The best clinical recommendations for service members take their command into account. Service members often will decline or be unable to participate in treatment if it impacts the mission (e.g., making others assume extra duties or impairing command effectiveness). Is the service member integral to a current mission? Do your recommendations render the service member mission incapable (i.e., a duty-disqualifying medication)? Is the only time you are available for appointments not possible for the command? Working with the command and thinking outside of the box increases the likelihood of positive treatment outcomes and decreases the risk that your service member-patient will drop out of treatment, experience worsening symptoms, and incur negative career impact.

    While it may seem foreign to some providers to work with the command of a service-member-patient, the command has significant resources to assist service members. Commands control everything from duty schedules, living arrangements and leave approval, to weapons handling privileges and duty assignments. A service member-patient with a command that is actively supporting any given treatment plan, is much more likely to achieve symptom resolution and to succeed in the military.

    For more information on culturally competent mental health assessment and treatment of the military population, see our Clinician’s Corner blog series and the Center for Deployment Psychology


The views expressed in Clinician's Corner blogs are solely those of the author and do not necessarily reflect the opinion of the Psychological Health Center of Excellence or Department of Defense.


Comments

  • Dr. Kennedy, this is an excellent article that really slams home hard with me. Thank you for publishing this today.

    My, "Not-so-fast" moment came well before yours does in this great article.

    When I was sent for a full Psychological Evaluation by my CO, it was approved by the major in charge of that hospital unit and assigned to a captain to perform the evaluation. The captain said, "Not so fast, there, Major! He ended up bucking it down the full Psychological Evaluation to a CPNP. He merely completed an Intake Interview V 3.0, of course, finding nothing. I was before the wrong medical officer.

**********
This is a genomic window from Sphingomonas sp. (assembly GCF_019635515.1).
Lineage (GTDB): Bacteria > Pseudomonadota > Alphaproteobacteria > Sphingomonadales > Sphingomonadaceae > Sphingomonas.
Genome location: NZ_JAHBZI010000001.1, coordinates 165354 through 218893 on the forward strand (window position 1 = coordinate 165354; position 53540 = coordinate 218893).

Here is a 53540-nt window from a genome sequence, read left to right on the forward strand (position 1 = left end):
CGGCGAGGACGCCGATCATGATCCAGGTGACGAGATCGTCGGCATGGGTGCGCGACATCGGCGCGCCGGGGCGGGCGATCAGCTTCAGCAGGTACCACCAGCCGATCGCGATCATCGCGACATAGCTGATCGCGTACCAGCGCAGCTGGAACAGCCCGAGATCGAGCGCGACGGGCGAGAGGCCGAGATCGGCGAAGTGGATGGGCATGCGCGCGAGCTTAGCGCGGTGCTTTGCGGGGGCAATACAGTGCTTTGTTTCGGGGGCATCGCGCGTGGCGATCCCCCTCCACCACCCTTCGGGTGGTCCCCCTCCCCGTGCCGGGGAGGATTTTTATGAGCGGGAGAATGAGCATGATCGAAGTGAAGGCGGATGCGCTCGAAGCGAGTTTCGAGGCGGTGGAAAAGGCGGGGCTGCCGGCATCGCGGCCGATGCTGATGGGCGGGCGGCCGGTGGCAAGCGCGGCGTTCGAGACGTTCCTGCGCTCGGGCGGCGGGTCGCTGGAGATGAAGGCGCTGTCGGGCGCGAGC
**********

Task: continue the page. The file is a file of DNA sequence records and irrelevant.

I later learned that he didn't have time for me that day because he was getting out of the Army, and it appears he was too busy setting up his own practice outside the gate. He was likely busy finding office space and other practitioners to join his new practice.

    The late Senator Robert F. Kennedy said, "Too often we excuse those who are willing to build their own lives on the shattered dreams of others." Well, I don't excuse this captain! The lack of listening to the CO, who saw something, and said something, ruined my stellar 14-year military career, and later, contributed to ending my 32-year Federal career in 2016. That captain's betrayal of me is now the subject of a four-year VA claim that is now in line for the Board of Veterans' Appeals.

    Meanwhile, his 25-year private practice appears to be doing well with several practioners onboard. Senator Kennedy was talking about people, like that captain. The U.S. Army should be ashamed of how it let this happen.

    My wish today is that no member of our Armed Forces goes through the way I was betrayed.

    Practitioners, please listen to the CO, who is on the ground with the Troops and working closely with other officers and NCOs to keep a close watch on the Troops' well-being.

    They aren't saying that they know your vocation. They are saying, essentially, "I have seen behaviors that are of concern to me. We value this person in our Command. Would you please be kind enough to do a full Psychological Evaluation so that we know what might be going on and how we can help?"

    Finally, please conduct a thorough clinical interview, according to the current regulations. Please don't skip tests or subtest that would help round out the evaluation because you are swamped and another person is waiting to see you. You can always make the examination in two parts. A complex history and complex overlapping current issues could take three to four hours to cover and test through.

    Thank you!

    Thank you.